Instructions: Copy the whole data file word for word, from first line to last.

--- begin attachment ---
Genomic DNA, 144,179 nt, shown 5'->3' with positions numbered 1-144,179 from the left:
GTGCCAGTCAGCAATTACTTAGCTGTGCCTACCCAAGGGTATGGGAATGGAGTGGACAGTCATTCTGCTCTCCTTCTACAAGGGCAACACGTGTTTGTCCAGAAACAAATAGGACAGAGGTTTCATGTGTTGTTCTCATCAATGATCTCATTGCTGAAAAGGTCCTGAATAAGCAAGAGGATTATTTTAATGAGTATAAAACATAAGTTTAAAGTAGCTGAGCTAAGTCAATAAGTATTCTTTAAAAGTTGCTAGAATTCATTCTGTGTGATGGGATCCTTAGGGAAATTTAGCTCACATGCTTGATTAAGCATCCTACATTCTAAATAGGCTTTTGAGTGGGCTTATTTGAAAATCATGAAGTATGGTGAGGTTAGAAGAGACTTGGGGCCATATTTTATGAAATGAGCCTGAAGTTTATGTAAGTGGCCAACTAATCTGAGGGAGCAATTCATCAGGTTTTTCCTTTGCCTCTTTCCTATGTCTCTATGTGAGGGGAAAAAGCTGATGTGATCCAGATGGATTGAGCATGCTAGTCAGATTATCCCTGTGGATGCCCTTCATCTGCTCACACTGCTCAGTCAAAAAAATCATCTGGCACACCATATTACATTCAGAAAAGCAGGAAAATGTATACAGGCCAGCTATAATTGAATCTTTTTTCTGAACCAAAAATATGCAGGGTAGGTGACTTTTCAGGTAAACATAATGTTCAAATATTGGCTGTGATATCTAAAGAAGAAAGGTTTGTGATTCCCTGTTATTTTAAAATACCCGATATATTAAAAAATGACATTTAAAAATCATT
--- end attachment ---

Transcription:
Genomic DNA, 144,179 nt, shown 5'->3' with positions numbered 1-144,179 from the left:
GTGCCAGTCAGCAATTACTTAGCTGTGCCTACCCAAGGGTATGGGAATGGAGTGGACAGTCATTCTGCTCTCCTTCTACAAGGGCAACACGTGTTTGTCCAGAAACAAATAGGACAGAGGTTTCATGTGTTGTTCTCATCAATGATCTCATTGCTGAAAAGGTCCTGAATAAGCAAGAGGATTATTTTAATGAGTATAAAACATAAGTTTAAAGTAGCTGAGCTAAGTCAATAAGTATTCTTTAAAAGTTGCTAGAATTCATTCTGTGTGATGGGATCCTTAGGGAAATTTAGCTCACATGCTTGATTAAGCATCCTACATTCTAAATAGGCTTTTGAGTGGGCTTATTTGAAAATCATGAAGTATGGTGAGGTTAGAAGAGACTTGGGGCCATATTTTATGAAATGAGCCTGAAGTTTATGTAAGTGGCCAACTAATCTGAGGGAGCAATTCATCAGGTTTTTCCTTTGCCTCTTTCCTATGTCTCTATGTGAGGGGAAAAAGCTGATGTGATCCAGATGGATTGAGCATGCTAGTCAGATTATCCCTGTGGATGCCCTTCATCTGCTCACACTGCTCAGTCAAAAAAATCATCTGGCACACCATATTACATTCAGAAAAGCAGGAAAATGTATACAGGCCAGCTATAATTGAATCTTTTTTCTGAACCAAAAATATGCAGGGTAGGTGACTTTTCAGGTAAACATAATGTTCAAATATTGGCTGTGATATCTAAAGAAGAAAGGTTTGTGATTCCCTGTTATTTTAAAATACCCGATATATTAAAAAATGACATTTAAAAATCATT